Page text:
What if instead of (1), the long regression of interest were ‘only’
(3) y i = α* + ρ*s i + γ I Q i + u i .

So here Ai = IQi. Since the instrument xi is uncorrelated with the (single) omitted control variable IQi, then estimating the short regression (2) with IV using the same instrument xi also results in a consistent estimator of ρ *, according to your logic. But this would seem a contradiction, since ρ* differs from ρ.

Yikes! A worrisome contradiction indeed . . . or so it would seem.
But the regressions in our discussion are linked with causal parameters, and that makes all the difference.

We start with 4.1.1, which defines a constant linear causal effect.  So LATE = rho in this setup.
The A (ability) variable at the top of page 116 is not a generic omitted variable but its a (set of) omitted variable(s) “that give a selection on observables story… the variables A are assumed to be the only reason eta and S are correlated, so that E[Sv]=0.” In other words, the regression of log wages on S and A produces the constant causal effect as coefficient on rho.  This is not generic; its an assumption.

Some other OLS regression, which controls for only say a subset of the variables in A (assuming A is multivariate) does not produce the same rho, as Michael rightly notes.  But IV is indifferent to the various OLS regs you’re thinking about running.  We have anchored the IV parameter by making regression 4.1.2 causal and arguing that it is
this rho that IV uncovers.

Another way to put this:  Given our assumptions, LATE is rho in 4.1.1.  What OLS regression produces this same parameter?  Only the one including the controls required for selection on observables.  Since Michael’s equation (3) is inadequately controlled, it won’t generate the same rho.  How to see this in the math?  It’s subtle.  Take the residual, eta, in 4.1.1, and regress that on the IQ variable that appears in equation (3).  The residual from this is orthogonal to IQ of course.  But since our A is Michael’s [MO, IQ], its not orthogonal to S because we must control for MO as well as IQ to get orthogonality with S.  Therefore the schooling coefficient in (3) in is not the schooling coefficient in (1) or in our causal model, 4.1.1 and 4.1.2.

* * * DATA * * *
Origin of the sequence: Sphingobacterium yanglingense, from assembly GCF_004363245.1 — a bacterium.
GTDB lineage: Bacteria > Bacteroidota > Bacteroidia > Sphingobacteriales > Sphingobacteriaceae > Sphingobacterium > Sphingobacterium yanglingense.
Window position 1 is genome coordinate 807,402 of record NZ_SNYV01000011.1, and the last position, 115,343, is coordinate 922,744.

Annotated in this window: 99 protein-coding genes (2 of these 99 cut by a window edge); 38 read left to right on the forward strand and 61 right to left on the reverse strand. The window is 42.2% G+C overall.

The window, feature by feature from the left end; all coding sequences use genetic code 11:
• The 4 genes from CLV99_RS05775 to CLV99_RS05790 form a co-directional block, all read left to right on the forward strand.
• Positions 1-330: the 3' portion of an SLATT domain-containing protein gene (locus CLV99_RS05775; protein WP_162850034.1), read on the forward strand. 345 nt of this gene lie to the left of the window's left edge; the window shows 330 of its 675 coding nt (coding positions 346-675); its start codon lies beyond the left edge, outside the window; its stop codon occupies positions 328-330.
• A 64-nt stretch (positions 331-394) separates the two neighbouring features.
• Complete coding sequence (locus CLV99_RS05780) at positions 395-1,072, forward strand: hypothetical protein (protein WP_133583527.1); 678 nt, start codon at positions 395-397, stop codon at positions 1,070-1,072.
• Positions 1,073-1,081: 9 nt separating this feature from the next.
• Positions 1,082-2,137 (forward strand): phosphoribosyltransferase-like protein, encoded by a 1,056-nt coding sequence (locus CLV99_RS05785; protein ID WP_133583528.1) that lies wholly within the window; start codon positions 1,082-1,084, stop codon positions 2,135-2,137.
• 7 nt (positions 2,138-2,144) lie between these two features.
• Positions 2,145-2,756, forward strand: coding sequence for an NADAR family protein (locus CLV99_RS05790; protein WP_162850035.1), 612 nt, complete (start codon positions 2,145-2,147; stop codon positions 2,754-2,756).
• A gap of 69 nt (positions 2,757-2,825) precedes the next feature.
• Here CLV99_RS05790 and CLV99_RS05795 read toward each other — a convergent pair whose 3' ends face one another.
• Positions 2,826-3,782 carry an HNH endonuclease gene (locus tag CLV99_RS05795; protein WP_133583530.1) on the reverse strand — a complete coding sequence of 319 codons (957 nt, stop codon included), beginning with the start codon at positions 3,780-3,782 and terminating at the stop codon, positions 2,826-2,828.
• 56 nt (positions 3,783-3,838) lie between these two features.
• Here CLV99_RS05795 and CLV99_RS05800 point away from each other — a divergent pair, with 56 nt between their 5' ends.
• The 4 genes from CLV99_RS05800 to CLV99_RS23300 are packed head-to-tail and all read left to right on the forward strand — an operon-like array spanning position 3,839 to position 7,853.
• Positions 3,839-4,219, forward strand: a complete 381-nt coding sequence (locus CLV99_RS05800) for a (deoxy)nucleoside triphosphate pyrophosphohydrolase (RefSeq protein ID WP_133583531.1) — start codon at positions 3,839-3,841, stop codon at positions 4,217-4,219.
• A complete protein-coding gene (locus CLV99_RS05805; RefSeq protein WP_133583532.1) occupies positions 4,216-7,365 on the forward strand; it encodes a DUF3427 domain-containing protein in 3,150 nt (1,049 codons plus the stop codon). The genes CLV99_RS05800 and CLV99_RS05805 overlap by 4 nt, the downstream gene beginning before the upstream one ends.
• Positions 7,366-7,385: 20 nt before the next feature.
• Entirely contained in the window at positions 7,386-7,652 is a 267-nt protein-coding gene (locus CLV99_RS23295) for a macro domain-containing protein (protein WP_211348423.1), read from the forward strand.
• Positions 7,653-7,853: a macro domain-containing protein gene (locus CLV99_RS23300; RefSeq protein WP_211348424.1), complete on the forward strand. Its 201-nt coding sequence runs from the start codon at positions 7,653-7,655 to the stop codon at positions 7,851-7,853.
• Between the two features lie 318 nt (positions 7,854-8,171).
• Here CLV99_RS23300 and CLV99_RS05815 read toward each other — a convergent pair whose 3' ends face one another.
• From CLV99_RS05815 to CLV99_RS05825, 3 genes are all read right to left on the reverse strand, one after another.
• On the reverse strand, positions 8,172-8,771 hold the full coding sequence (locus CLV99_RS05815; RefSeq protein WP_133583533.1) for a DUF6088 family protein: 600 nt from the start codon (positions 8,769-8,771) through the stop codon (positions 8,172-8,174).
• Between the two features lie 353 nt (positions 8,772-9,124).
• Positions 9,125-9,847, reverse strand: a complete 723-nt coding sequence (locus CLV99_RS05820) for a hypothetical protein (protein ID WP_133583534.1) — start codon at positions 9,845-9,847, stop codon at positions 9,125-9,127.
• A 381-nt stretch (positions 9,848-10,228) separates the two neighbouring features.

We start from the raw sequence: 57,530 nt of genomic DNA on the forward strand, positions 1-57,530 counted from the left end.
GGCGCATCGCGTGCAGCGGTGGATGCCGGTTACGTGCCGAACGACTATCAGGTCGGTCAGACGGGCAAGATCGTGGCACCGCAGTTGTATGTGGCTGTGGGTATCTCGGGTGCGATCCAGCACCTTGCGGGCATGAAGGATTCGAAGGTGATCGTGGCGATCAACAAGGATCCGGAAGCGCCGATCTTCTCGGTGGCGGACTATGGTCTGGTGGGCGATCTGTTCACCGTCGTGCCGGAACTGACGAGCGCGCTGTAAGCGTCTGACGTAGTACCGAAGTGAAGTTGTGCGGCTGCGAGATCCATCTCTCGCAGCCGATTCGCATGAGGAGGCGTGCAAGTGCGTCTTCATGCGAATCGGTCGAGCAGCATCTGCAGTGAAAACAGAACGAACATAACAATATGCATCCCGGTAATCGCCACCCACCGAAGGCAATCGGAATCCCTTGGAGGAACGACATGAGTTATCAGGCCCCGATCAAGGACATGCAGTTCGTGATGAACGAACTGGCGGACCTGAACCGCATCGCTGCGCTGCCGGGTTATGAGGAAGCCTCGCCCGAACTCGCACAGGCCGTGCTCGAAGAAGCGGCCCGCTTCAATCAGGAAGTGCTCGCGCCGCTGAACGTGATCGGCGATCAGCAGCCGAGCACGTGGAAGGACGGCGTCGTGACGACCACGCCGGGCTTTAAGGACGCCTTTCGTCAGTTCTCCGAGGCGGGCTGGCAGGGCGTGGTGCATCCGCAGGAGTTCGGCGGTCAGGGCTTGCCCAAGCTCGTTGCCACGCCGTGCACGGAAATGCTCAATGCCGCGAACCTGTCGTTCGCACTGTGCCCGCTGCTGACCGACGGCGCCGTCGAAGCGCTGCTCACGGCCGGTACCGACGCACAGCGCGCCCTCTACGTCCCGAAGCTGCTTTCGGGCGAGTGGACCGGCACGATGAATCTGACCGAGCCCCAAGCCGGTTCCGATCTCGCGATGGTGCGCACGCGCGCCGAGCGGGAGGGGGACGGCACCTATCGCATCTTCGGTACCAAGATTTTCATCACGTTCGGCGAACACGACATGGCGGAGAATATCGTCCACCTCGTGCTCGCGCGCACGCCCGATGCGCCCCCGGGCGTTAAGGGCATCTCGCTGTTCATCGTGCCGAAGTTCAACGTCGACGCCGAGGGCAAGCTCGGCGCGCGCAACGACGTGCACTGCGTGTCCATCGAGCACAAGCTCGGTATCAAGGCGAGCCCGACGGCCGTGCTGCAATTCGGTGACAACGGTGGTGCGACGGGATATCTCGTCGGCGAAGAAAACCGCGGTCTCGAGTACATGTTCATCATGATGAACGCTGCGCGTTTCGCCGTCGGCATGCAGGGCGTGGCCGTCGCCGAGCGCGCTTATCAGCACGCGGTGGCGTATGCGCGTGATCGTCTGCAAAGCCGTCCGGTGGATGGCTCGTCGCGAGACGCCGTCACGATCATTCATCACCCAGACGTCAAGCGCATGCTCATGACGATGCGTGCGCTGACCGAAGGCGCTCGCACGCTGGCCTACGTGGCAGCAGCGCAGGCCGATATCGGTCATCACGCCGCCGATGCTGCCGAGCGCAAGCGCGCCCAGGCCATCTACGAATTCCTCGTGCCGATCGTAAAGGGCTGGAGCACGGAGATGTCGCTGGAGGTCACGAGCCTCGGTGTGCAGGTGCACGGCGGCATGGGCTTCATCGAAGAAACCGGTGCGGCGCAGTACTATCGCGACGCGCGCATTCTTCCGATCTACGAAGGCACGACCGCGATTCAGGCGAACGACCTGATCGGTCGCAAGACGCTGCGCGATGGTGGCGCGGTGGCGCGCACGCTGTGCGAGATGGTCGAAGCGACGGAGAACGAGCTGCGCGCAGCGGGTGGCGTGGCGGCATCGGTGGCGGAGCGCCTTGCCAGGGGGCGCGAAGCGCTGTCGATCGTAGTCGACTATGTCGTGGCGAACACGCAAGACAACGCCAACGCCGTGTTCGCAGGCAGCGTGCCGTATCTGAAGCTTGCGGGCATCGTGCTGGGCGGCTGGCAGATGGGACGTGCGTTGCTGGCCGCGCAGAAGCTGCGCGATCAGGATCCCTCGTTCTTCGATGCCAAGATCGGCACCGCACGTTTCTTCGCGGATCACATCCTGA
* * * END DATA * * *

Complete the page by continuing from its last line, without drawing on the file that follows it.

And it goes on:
Finally, we’re led to conjecture that if the OVB concept was easy and obvious, econometricians would spend more time explaining it.
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Perry Preschool Subjects are Ageless

Observant reader Oliver Jones noticed that the Perry subjects can not be age 27 in 1993, as we mistakenly implied on page 11.  Rather, 1993 is the publication date of a study looking at the Perry subjects when they were 27.

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Hey baby, what’s your name?

Noemi Banerjee-Duflo!

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RD News

Help is at hand from Calonico, Cattaneo, and Titiunik – check it out

Three (3) new Stata commands, no less!

rdrobust: new robust, bias-corrected confidence intervals (here’s the theory to go with)

rdbwselect: bandwidth selection this way and that

rdbinselect: Automated binwidth selection for those figs where you’re not doing any smoothing

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Signs of aging …

From: Martin Van der Linden
In chapter 1 page 6, you mention the case of the effect of start age
on results in school as and example of fundamentally unidentified